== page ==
From the Archive: September 1930

Archive

The pseudonymous cellist and columnist ‘Ike’ observes how classical music lovers are becoming more plentiful, thanks to the wireless – even if they won’t recognise it themselves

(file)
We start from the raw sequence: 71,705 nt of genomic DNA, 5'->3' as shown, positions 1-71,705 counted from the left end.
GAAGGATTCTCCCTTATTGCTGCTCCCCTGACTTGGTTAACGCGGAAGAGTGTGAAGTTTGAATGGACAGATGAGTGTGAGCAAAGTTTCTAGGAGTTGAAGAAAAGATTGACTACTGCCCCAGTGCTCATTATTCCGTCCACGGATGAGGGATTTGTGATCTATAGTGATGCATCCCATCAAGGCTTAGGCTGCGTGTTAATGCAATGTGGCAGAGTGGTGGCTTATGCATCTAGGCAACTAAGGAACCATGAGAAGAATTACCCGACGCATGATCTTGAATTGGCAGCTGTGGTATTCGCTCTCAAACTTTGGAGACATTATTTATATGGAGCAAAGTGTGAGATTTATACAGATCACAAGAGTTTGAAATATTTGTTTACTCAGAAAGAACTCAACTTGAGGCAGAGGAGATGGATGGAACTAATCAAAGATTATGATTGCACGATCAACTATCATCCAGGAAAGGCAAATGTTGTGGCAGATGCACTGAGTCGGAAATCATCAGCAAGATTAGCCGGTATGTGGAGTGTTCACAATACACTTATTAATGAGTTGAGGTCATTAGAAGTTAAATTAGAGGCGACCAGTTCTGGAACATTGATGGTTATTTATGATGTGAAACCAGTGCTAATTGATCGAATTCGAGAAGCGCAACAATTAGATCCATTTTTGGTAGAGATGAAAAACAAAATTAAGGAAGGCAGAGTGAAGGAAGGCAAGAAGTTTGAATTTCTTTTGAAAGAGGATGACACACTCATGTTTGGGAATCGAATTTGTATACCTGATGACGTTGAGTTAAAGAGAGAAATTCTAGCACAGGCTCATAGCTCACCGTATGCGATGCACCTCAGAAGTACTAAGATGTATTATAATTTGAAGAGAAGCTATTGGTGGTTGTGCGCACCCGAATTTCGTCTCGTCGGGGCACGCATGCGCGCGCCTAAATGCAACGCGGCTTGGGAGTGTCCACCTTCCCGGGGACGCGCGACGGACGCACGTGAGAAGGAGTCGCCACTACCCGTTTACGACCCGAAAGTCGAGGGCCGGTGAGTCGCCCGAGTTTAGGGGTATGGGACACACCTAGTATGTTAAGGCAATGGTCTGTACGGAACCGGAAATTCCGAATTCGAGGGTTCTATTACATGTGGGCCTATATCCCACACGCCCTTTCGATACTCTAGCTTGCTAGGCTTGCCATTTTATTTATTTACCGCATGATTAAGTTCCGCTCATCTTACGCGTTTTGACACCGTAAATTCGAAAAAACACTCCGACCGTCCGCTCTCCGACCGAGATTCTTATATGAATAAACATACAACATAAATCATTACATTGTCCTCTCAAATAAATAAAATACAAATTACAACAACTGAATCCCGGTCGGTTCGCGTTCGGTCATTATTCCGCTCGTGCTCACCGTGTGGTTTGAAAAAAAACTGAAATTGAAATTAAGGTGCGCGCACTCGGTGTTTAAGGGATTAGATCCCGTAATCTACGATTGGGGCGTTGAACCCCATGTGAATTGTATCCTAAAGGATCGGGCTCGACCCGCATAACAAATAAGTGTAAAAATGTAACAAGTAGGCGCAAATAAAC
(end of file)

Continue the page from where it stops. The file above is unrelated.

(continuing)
Whatever is said concerning the disastrous effect which so-called “canned music” has on the ordinary professional musician, there is no doubt about it that the advent of wireless, and the popularity of the gramophone, have so improved the tastes of the multitude that many pieces which a few years ago were considered “highbrow” are now listened to with pleasure. Not only such little pieces as Rubinstein’s “Melody in F,” Dvorak’s “Humoresque,” Bach’s “Air” from the Suite in D, but even such works as the Schubert “Unfinished Symphony” are now well within the ken of the man in the street. A little time ago a very loud voiced iconoclast was denouncing classical music; “there is no tune in it,” he said…

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